Ford v Ferrari may have scored a Best Picture Oscar nomination earlier this year, but that wasn’t the only version of that particular film that Hollywood was trying to develop. Joseph Kosinski was a guest on Collider’s Directors on Directing panel as part of Comic-Con@Home, and when Collider’s Editor-in-Chief Steve Weintraub asked the Top Gun: Maverick helmer if there were any projects near and dear to him that never got made, Kosinski cited an unmade version of Ford v Ferrari titled Go Like Hell that might have starred Tom Cruise and Brad Pitt.
“The one that I always think about that got away was called Go Like Hell, which eventually did get made as Ford v Ferrari. I always wanted to make a racing film, but the thing about racing movies is, it can’t be about racing. It has to have some amazing story underneath to warrant itself being made, and that story was one of those great stories of an incredible friendship and an incredible rivalry and an incredibly dangerous race,” said Kosinski.
Go Like Hell was based on a 2009 book by A.J. Baime that initially drew the attention of director Michael Mann, who planned to work with Pitt. By October 2013, Kosinski had become attached to direct, while Cruise was attached to play car designer Carroll Shelby. Two months later came reports that Pitt was being courted to play hotheaded driver Ken Miles. Unfortunately, it didn’t go too much further than that.
“I wouldn’t say we got close to production, but I got to the point where I had Tom Cruise and Brad Pitt at a table read, reading the script together. But we couldn’t get the budget to the number it had to be at, and it was the right number. So that was the one for me that got away. But I was thrilled to see that they ended up making an amazing version of it,” Kosinski said with just a hint of regret.
You can practically see the director playing that version of the story — his version — in his head while answering the question. Though Kosinski seemed to lament the fate of Go Like Hell, he ultimately credited Ford v Ferrari director James Mangold for his realistic approach to the racing scenes, explaining that he had something similar in mind — especially given his leading man’s knack for pushing the action envelope and doing his own stunts.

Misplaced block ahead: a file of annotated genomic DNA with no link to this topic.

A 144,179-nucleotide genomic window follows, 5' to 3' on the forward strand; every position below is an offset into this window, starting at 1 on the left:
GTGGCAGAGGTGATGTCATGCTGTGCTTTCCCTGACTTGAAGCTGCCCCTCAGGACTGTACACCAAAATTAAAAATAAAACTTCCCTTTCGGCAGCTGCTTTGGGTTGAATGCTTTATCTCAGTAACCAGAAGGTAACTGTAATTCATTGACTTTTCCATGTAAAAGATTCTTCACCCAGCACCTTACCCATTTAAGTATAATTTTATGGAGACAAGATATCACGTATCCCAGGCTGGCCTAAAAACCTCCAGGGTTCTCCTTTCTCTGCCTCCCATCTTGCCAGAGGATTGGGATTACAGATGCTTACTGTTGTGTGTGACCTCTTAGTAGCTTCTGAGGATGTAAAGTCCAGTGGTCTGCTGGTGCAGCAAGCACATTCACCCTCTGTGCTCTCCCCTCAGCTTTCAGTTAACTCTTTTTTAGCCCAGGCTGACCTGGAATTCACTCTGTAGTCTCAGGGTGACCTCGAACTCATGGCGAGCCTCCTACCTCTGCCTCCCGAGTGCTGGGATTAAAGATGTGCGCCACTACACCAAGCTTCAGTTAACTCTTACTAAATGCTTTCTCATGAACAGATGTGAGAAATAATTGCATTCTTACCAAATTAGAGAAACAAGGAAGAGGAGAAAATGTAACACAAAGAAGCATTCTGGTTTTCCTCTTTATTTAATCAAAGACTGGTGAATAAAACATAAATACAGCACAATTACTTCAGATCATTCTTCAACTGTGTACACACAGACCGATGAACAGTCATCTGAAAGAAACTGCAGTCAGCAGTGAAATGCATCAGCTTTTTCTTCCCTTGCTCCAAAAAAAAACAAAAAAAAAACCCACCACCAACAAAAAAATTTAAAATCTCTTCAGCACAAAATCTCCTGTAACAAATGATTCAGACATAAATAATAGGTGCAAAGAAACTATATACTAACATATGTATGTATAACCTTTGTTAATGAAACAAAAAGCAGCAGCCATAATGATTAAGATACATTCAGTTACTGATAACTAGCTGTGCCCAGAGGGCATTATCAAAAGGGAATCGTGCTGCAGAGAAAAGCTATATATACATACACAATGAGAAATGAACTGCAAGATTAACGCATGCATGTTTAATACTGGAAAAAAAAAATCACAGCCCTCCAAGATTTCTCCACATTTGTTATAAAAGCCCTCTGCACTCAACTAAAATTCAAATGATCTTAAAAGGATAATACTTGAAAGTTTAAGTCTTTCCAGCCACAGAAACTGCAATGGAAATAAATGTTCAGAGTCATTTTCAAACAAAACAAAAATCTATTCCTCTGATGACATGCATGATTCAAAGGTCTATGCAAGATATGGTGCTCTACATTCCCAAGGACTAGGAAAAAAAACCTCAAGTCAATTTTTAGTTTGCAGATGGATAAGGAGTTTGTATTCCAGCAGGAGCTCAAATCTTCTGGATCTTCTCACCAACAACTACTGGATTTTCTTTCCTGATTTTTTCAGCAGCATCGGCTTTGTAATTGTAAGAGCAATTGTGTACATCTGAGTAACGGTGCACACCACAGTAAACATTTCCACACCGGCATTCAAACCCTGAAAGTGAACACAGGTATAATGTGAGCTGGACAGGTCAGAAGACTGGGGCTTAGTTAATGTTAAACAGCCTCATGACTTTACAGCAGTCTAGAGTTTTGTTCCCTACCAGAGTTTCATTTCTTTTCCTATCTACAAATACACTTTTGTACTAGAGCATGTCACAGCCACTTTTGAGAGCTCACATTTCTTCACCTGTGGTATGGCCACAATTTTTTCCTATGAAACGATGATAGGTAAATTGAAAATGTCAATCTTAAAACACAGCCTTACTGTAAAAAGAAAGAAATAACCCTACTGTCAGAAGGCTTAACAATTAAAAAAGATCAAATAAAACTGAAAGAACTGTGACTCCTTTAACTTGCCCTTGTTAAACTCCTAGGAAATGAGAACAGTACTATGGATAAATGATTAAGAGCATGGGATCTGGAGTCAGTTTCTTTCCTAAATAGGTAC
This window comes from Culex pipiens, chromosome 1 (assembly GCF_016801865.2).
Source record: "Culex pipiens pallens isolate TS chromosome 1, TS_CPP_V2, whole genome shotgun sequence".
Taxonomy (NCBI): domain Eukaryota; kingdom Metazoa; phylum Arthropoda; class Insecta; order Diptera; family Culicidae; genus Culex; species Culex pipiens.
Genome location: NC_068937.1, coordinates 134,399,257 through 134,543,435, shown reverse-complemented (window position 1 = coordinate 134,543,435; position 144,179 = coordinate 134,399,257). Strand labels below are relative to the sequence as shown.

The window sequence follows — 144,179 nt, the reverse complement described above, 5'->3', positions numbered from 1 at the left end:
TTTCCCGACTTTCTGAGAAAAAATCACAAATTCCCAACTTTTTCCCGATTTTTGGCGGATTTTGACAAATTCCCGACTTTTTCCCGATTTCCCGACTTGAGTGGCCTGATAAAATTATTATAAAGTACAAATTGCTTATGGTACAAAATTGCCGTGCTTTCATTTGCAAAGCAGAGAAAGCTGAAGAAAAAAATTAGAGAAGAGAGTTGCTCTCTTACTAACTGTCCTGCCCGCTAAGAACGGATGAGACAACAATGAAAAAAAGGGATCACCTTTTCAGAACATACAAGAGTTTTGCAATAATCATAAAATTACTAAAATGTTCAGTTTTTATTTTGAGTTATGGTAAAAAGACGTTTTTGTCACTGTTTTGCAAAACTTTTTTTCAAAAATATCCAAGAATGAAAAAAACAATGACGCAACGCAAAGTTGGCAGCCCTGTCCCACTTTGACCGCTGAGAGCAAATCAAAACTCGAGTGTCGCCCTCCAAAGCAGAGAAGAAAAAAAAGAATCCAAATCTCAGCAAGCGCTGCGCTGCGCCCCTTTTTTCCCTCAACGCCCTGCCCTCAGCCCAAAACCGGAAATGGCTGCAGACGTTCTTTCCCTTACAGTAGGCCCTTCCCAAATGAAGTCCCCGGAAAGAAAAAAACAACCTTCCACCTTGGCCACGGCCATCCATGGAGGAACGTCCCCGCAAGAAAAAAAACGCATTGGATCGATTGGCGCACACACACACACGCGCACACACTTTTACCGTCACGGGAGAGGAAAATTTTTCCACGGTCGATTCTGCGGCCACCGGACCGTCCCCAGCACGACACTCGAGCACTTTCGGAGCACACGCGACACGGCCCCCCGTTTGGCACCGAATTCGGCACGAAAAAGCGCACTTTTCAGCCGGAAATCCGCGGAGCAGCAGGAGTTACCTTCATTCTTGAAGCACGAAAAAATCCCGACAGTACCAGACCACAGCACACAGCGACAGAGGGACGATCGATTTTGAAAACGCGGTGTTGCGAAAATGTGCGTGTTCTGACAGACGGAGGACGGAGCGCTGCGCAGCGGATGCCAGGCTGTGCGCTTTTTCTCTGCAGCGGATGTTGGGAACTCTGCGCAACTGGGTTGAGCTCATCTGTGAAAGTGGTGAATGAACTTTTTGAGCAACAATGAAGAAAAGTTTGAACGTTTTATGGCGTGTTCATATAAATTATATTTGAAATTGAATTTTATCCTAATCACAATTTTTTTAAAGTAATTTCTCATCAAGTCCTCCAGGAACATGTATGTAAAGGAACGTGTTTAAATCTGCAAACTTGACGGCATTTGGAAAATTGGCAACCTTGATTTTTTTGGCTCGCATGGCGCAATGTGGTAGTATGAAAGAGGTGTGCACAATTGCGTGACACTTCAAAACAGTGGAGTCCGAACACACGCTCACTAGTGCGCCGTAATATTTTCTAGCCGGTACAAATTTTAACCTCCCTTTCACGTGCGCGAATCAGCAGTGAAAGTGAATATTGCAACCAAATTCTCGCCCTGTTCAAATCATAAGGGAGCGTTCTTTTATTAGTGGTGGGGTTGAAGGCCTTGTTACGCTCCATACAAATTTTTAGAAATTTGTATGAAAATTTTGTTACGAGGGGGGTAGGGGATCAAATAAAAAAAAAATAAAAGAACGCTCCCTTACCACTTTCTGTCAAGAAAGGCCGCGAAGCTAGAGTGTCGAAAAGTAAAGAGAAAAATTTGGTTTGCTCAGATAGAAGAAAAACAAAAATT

“The script was the same, and I think [Mangold’s] approach was generally how I was going to do it, which was real cars, real racing — obviously, making it with Tom, that’s the only way that it would be made. In some ways, what we did for Top Gun, we were going to do for car racing with mounted cameras and all that,” said Kosinski. “I thought [Mangold] did an excellent version and I thought Christian Bale and Matt Damon nailed the characters, so that was a case where you go in going, ‘God, I hope this is good because I love the story so much.’ I actually saw it with Tom and we were both thrilled when we saw it. It’s a weird thing to see someone make a movie of something that you had kind of got close to making, but they did an amazing job with it.”
For the most part, everything happens for a reason in Hollywood, and it’s safe to say that things worked out for everyone in the end. Ford v Ferrari grossed $225 million worldwide and was nominated for four Oscars, including Best Picture, while Kosinski was able to take his plans to shoot the racing scenes in an exciting way and apply them to the dogfights between jets in Top Gun: Maverick. As for Michael Mann, he’s currently pressing forward on an Enzo Ferrari biopic, and while he coincidentally lost future Ford v Ferrari star Christian Bale back in January 2016, his story also had a happy ending, as Hugh Jackman recently signed on to star.
For more from Collider’s first-ever Directors on Directing panel with Trevorrow, Rodriguez and Kosinski, click here.
You can also click here for the latest trailer for Top Gun: Maverick, which is slated to fly into theaters on Dec. 23.